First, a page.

An extensive survey of extragalactic objects with accurate distances is difficult to perform. Distance at that scale is commonly found with redshift and most easily identified with spectroscopic observations, which are time intensive. This is especially a concern when surveying for the elusive, possibly non-existent dwarf galaxies in the centers of voids, whose light would be so faint that a spectroscopic survey to find them would be unreasonably time consuming. Photometric methods to calculate redshift could provide a much quicker way to find distance, but the photometric methods used thus far are characterized by large errors that make them unusable for research on nearby voids. I have been testing two photometric redshift methods that have been recently developed: the Gaussian filter method and the ramp filters method. The Gaussian filter method isolates objects that have emission within the bandpass of the Gaussian filters. Spectroscopic follow-up observations of objects observed with the Gaussian filter method confirmed that 41.9% of the objects identified by the method actually had emission lines within the bandpass of the filters, which is more than a random sampling where only 7% of galaxies had emission within that wavelength range. Assuming that all the lines identified were Hα, the photometric redshift calculated from the Gaussian filter observations had an error of 945 km/s (or 430 km/s by excluding one outlier). Ramp filter observations of objects with SDSS redshifts provided a way to identify redshift with an error of 641.8 km/s. These errors are about an order of magnitude less than other redshift methods. These methods show promise for uses in observational cosmology, specifically extragalactic survey work and searching for void galaxies.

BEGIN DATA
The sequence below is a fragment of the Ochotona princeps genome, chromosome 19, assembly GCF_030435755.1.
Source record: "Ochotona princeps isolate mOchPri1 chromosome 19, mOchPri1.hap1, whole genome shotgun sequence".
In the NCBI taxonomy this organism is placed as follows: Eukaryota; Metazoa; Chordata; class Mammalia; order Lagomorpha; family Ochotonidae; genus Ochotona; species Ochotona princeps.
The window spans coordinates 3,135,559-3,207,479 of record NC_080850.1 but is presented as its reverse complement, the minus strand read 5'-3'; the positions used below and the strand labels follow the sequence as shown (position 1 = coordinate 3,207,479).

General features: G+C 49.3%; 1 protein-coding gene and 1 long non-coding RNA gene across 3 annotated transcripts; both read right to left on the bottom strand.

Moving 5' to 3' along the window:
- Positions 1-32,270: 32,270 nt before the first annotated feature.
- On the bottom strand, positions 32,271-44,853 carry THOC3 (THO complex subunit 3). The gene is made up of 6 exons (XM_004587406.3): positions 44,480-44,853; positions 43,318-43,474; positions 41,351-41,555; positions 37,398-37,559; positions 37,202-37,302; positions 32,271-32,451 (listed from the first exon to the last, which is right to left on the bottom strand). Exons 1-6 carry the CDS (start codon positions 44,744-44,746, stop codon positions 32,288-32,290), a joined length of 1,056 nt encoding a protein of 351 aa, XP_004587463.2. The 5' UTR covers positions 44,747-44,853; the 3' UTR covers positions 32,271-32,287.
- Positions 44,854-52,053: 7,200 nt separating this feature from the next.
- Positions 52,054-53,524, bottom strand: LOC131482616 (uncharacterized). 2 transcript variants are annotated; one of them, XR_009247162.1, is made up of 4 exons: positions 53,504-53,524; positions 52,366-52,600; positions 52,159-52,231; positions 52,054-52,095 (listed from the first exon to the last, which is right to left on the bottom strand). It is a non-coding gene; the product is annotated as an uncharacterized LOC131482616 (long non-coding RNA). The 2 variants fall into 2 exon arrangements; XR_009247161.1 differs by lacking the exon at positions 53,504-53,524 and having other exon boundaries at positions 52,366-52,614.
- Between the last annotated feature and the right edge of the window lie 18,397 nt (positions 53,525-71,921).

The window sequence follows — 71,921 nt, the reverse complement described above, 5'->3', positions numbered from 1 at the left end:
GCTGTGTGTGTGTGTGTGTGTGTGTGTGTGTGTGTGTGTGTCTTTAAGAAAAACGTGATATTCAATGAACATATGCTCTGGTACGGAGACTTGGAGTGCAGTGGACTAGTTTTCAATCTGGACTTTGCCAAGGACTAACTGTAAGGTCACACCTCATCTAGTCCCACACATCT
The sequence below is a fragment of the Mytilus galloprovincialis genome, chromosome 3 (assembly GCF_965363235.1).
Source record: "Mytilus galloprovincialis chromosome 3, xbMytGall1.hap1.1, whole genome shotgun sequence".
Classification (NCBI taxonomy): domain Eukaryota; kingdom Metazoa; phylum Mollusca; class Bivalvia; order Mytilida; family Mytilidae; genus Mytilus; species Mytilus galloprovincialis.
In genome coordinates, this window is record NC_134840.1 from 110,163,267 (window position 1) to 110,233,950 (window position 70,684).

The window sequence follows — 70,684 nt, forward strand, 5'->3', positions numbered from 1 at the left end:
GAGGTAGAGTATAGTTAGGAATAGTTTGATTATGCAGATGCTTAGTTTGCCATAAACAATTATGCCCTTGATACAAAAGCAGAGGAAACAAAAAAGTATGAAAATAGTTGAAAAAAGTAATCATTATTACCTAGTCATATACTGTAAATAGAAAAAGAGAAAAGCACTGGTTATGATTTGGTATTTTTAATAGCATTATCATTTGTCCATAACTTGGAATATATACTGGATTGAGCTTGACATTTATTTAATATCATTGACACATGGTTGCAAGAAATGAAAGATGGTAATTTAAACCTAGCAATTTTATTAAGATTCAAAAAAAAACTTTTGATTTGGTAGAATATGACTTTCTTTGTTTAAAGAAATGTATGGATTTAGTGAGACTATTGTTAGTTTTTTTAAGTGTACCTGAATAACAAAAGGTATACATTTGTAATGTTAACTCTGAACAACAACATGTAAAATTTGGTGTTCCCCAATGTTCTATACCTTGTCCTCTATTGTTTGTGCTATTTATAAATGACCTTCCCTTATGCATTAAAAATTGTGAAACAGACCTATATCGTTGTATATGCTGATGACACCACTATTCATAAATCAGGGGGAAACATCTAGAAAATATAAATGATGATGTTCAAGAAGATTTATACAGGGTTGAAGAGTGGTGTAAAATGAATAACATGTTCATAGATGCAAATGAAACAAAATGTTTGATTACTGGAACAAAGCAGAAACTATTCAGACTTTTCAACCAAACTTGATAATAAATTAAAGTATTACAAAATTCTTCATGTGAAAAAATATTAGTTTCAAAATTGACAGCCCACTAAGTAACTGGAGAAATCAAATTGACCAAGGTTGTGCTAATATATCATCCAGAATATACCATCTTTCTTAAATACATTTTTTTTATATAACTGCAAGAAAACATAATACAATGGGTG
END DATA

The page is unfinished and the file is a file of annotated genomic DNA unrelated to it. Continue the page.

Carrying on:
College and Department

Physical and Mathematical Sciences; Physics and Astronomy



Date Submitted


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observational cosmology, photometric redshift, void galaxies